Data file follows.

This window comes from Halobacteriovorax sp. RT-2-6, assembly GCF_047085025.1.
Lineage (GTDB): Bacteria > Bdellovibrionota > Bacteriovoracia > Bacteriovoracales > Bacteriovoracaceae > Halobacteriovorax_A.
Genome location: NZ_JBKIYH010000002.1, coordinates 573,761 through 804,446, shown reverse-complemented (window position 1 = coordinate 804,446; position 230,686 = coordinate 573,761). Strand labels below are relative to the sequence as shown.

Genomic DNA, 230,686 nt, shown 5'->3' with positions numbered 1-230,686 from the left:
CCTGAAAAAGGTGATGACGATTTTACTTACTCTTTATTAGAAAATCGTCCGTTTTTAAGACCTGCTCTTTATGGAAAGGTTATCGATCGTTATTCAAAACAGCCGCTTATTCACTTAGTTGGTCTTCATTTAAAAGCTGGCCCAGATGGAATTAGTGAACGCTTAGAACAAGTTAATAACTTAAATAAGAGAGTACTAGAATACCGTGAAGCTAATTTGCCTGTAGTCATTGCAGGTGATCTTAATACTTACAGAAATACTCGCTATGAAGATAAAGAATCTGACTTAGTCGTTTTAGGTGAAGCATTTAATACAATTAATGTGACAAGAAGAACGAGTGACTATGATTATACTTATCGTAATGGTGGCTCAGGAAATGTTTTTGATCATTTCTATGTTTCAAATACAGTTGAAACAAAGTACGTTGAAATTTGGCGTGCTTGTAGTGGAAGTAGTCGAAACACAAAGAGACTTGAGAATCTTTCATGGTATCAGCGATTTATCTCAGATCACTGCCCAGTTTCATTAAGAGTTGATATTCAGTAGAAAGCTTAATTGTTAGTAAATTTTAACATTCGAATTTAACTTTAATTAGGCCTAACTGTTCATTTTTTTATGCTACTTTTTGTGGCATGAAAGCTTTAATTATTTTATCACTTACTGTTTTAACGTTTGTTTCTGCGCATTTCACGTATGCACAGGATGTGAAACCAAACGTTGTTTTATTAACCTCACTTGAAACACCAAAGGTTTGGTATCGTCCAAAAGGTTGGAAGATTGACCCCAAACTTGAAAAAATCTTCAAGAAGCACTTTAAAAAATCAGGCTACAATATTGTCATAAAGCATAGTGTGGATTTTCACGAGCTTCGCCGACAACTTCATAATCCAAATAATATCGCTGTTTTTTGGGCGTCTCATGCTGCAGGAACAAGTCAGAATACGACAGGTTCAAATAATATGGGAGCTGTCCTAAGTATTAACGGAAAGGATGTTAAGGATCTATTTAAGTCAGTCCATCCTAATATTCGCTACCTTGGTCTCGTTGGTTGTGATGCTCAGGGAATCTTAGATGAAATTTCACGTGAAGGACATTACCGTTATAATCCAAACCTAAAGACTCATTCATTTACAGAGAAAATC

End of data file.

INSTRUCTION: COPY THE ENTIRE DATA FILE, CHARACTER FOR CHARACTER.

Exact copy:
This window comes from Halobacteriovorax sp. RT-2-6, assembly GCF_047085025.1.
Lineage (GTDB): Bacteria > Bdellovibrionota > Bacteriovoracia > Bacteriovoracales > Bacteriovoracaceae > Halobacteriovorax_A.
Genome location: NZ_JBKIYH010000002.1, coordinates 573,761 through 804,446, shown reverse-complemented (window position 1 = coordinate 804,446; position 230,686 = coordinate 573,761). Strand labels below are relative to the sequence as shown.

Genomic DNA, 230,686 nt, shown 5'->3' with positions numbered 1-230,686 from the left:
CCTGAAAAAGGTGATGACGATTTTACTTACTCTTTATTAGAAAATCGTCCGTTTTTAAGACCTGCTCTTTATGGAAAGGTTATCGATCGTTATTCAAAACAGCCGCTTATTCACTTAGTTGGTCTTCATTTAAAAGCTGGCCCAGATGGAATTAGTGAACGCTTAGAACAAGTTAATAACTTAAATAAGAGAGTACTAGAATACCGTGAAGCTAATTTGCCTGTAGTCATTGCAGGTGATCTTAATACTTACAGAAATACTCGCTATGAAGATAAAGAATCTGACTTAGTCGTTTTAGGTGAAGCATTTAATACAATTAATGTGACAAGAAGAACGAGTGACTATGATTATACTTATCGTAATGGTGGCTCAGGAAATGTTTTTGATCATTTCTATGTTTCAAATACAGTTGAAACAAAGTACGTTGAAATTTGGCGTGCTTGTAGTGGAAGTAGTCGAAACACAAAGAGACTTGAGAATCTTTCATGGTATCAGCGATTTATCTCAGATCACTGCCCAGTTTCATTAAGAGTTGATATTCAGTAGAAAGCTTAATTGTTAGTAAATTTTAACATTCGAATTTAACTTTAATTAGGCCTAACTGTTCATTTTTTTATGCTACTTTTTGTGGCATGAAAGCTTTAATTATTTTATCACTTACTGTTTTAACGTTTGTTTCTGCGCATTTCACGTATGCACAGGATGTGAAACCAAACGTTGTTTTATTAACCTCACTTGAAACACCAAAGGTTTGGTATCGTCCAAAAGGTTGGAAGATTGACCCCAAACTTGAAAAAATCTTCAAGAAGCACTTTAAAAAATCAGGCTACAATATTGTCATAAAGCATAGTGTGGATTTTCACGAGCTTCGCCGACAACTTCATAATCCAAATAATATCGCTGTTTTTTGGGCGTCTCATGCTGCAGGAACAAGTCAGAATACGACAGGTTCAAATAATATGGGAGCTGTCCTAAGTATTAACGGAAAGGATGTTAAGGATCTATTTAAGTCAGTCCATCCTAATATTCGCTACCTTGGTCTCGTTGGTTGTGATGCTCAGGGAATCTTAGATGAAATTTCACGTGAAGGACATTACCGTTATAATCCAAACCTAAAGACTCATTCATTTACAGAGAAAATC